Producers of metals and other raw materials fell after the latest escalation in the U.S.-China trade dispute.
The selloff of economically cyclical stocks on the U.S. market was triggered by a tweet from President Donald Trump saying he "hereby ordered" U.S. companies to look at alternatives to doing business in China, according to one strategist. "The concern for the market was: are we entering a new, more dire, more uncertain phase in the trade negotiations?" said Quincy Krosby, chief market strategist at Prudential Financial.
Federal Reserve Chairman Jerome Powell signaled the central bank would follow its rate cut last month, its first in more than a decade, with an additional reduction soon. But he also cautioned the Fed's monetary-policy tools weren't well-suited to counter rising business and investor anxieties over the intensifying trade conflict between Mr. Trump and Chinese President Xi Jinping.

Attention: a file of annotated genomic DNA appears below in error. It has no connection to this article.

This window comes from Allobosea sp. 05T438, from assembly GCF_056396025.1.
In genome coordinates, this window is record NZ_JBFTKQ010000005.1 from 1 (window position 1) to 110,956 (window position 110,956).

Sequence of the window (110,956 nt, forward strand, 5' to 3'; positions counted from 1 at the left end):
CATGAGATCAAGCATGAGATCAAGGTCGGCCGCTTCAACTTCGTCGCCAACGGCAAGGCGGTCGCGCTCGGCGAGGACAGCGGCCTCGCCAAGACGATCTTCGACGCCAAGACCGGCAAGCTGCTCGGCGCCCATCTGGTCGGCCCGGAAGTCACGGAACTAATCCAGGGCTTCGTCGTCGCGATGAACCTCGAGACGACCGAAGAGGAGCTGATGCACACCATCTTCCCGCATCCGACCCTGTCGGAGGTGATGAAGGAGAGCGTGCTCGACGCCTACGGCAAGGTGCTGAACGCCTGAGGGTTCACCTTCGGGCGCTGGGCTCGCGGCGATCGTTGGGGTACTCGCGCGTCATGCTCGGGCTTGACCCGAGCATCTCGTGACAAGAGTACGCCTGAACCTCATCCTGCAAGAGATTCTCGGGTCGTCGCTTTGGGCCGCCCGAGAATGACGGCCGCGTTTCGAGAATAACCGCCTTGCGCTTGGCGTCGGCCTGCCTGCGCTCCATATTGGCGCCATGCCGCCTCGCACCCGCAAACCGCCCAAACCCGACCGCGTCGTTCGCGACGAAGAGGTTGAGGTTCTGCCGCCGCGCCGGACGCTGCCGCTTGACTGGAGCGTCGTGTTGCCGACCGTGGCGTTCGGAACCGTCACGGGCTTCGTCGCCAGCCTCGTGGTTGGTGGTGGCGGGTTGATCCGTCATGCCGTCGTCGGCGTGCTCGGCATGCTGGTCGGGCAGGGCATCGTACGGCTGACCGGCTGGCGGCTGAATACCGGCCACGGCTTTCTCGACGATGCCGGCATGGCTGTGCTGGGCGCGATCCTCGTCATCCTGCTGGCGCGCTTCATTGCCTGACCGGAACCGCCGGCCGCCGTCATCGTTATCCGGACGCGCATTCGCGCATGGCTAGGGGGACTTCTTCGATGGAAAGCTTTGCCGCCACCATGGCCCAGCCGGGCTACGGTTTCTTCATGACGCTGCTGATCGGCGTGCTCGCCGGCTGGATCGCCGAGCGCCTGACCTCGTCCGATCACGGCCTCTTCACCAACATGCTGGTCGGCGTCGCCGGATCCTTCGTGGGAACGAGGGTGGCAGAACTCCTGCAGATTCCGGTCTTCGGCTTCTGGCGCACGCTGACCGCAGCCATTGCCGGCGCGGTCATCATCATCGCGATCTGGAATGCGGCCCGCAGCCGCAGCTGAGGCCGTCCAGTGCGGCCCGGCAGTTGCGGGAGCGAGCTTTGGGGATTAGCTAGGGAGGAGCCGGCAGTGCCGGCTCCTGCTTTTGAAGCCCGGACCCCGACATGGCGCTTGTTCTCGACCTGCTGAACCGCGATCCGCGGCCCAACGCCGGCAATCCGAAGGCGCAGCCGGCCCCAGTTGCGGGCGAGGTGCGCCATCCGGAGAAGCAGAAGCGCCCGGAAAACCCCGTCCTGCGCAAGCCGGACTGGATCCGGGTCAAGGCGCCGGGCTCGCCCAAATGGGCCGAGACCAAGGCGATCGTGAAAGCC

Agricultural commodities, a major U.S. export to China, were in the front lines of the selling. Hog futures fell 3.8% to 59.925 cents a pound.
The price of copper, sometimes seen as a gauge of Chinese economic activity, fell to a two-year low. Gold futures, viewed as both a safe haven and a play on falling interest rates, rose to the highest level since April 2013 in New York trading.
Rob Curran, firstname.lastname@example.org